Yale University private research university in New Haven, Connecticut, United States

Yale University is a private Ivy League research university in New Haven, Connecticut. Founded in 1701, it is the third-oldest institution of higher education in the United States and one of the nine Colonial Colleges chartered before the American Revolution.

A lieutenant is the junior most commissioned officer in the armed forces, fire services, police and other organizations of many nations.

Glynn R. Donaho United States admiral

Glynn Robert Donaho, nicknamed "Donc", was a U.S. Navy officer known principally for his exploits as a submarine commander during World War II, for which he received the Navy Cross four times, the Silver Star twice, and the Bronze Star. Donaho was born in George, Texas. He graduated from the United States Naval Academy in 1927.

R-4 departed New London on 26 May 1941 for Key West, Florida, and patrol duty in the Florida Straits with Division 12. Back at New London for the first two weeks in July, she returned to Key West at midmonth and until March 1945 alternated duties for the Fleet Sonar School with patrols in the Florida Strait and the Yucatán Channel.

The Fleet Sonar School was a United States Navy facility located at Naval Station Key West, Florida for the training of Service personnel in Sonar techniques and equipment, and Anti-submarine warfare.

Yucatán Channel strait between Mexico and Cuba

The Yucatán Channel or Straits of Yucatán is a strait between Mexico and Cuba. It connects the Yucatán Basin of the Caribbean Sea with the Gulf of Mexico. It is just over 200 kilometres (120 mi) wide and nearly 2,800 metres (9,200 ft) deep at its deepest point near the coast of Cuba.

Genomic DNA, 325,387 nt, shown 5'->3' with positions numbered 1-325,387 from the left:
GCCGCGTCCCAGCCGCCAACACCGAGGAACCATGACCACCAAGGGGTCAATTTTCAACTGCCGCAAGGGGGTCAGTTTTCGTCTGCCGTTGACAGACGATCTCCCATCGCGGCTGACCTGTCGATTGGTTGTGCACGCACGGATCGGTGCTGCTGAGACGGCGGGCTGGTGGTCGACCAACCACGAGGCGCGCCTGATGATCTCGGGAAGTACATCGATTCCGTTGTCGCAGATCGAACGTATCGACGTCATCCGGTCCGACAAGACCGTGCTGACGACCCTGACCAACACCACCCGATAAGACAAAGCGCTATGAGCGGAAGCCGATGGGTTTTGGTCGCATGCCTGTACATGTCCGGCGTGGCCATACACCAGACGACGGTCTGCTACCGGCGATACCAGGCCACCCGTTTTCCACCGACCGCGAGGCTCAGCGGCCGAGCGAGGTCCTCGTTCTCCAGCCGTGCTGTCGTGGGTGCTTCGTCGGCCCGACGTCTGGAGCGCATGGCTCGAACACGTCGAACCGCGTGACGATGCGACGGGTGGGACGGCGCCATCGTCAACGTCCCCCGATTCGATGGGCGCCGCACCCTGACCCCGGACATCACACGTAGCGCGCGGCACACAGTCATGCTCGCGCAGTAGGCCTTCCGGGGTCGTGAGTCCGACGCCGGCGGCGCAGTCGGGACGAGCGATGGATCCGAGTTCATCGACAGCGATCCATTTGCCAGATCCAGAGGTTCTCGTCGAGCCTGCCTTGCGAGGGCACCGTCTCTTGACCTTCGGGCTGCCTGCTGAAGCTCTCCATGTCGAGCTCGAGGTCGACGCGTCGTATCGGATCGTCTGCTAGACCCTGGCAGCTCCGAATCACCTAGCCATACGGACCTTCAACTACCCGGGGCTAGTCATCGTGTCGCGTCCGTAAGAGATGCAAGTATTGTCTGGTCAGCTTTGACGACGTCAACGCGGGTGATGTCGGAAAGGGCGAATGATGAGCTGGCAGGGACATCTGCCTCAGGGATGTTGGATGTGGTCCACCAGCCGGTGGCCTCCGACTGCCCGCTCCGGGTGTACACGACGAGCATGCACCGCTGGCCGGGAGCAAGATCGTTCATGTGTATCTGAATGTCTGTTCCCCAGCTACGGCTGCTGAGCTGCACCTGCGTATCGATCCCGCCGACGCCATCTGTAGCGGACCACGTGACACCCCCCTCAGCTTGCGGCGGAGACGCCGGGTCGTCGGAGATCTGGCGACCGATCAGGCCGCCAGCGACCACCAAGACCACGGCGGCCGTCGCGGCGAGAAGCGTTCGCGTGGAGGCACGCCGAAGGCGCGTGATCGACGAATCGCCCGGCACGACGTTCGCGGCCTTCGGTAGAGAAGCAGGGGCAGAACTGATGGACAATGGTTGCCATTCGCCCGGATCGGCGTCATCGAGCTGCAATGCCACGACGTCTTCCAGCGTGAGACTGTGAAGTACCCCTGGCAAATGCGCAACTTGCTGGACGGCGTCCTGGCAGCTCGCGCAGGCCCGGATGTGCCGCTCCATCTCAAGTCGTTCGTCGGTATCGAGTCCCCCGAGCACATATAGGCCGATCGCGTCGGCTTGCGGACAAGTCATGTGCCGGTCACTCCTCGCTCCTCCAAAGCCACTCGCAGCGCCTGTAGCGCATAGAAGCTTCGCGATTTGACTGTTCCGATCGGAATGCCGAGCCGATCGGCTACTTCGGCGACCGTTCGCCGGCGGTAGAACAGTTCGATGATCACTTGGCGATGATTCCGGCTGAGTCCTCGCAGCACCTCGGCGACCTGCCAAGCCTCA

At Port Everglades, Florida, from 11 March to 15 April 1945, R-4 returned to Key West to prepare for inactivation. On 1 June she was withdrawn from active duty and on 4 June she got underway for Philadelphia. Escorted by SC-1001 she arrived at Philadelphia on 8 June, decommissioned on 18 June and was struck from the Naval Vessel Register on 11 July. The following January, 1946, she was sold for scrap to the North American Smelting Company.

Philadelphia Largest city in Pennsylvania, United States

Philadelphia, sometimes known colloquially as Philly, is the largest city in the U.S. state and Commonwealth of Pennsylvania, and the sixth-most populous U.S. city, with a 2017 census-estimated population of 1,580,863. Since 1854, the city has been coterminous with Philadelphia County, the most populous county in Pennsylvania and the urban core of the eighth-largest U.S. metropolitan statistical area, with over 6 million residents as of 2017. Philadelphia is also the economic and cultural anchor of the greater Delaware Valley, located along the lower Delaware and Schuylkill Rivers, within the Northeast megalopolis. The Delaware Valley's population of 7.2 million ranks it as the eighth-largest combined statistical area in the United States.

The Naval Vessel Register (NVR) is the official inventory of ships and service craft in custody of or titled by the United States Navy. It contains information on ships and service craft that make up the official inventory of the Navy from the time a vessel is authorized through its life cycle and disposal. It also includes ships that have been removed from the register, but not disposed of by sale, transfer to another government, or other means. Ships and service craft disposed of prior to 1987 are currently not included, but are gradually being added along with other updates.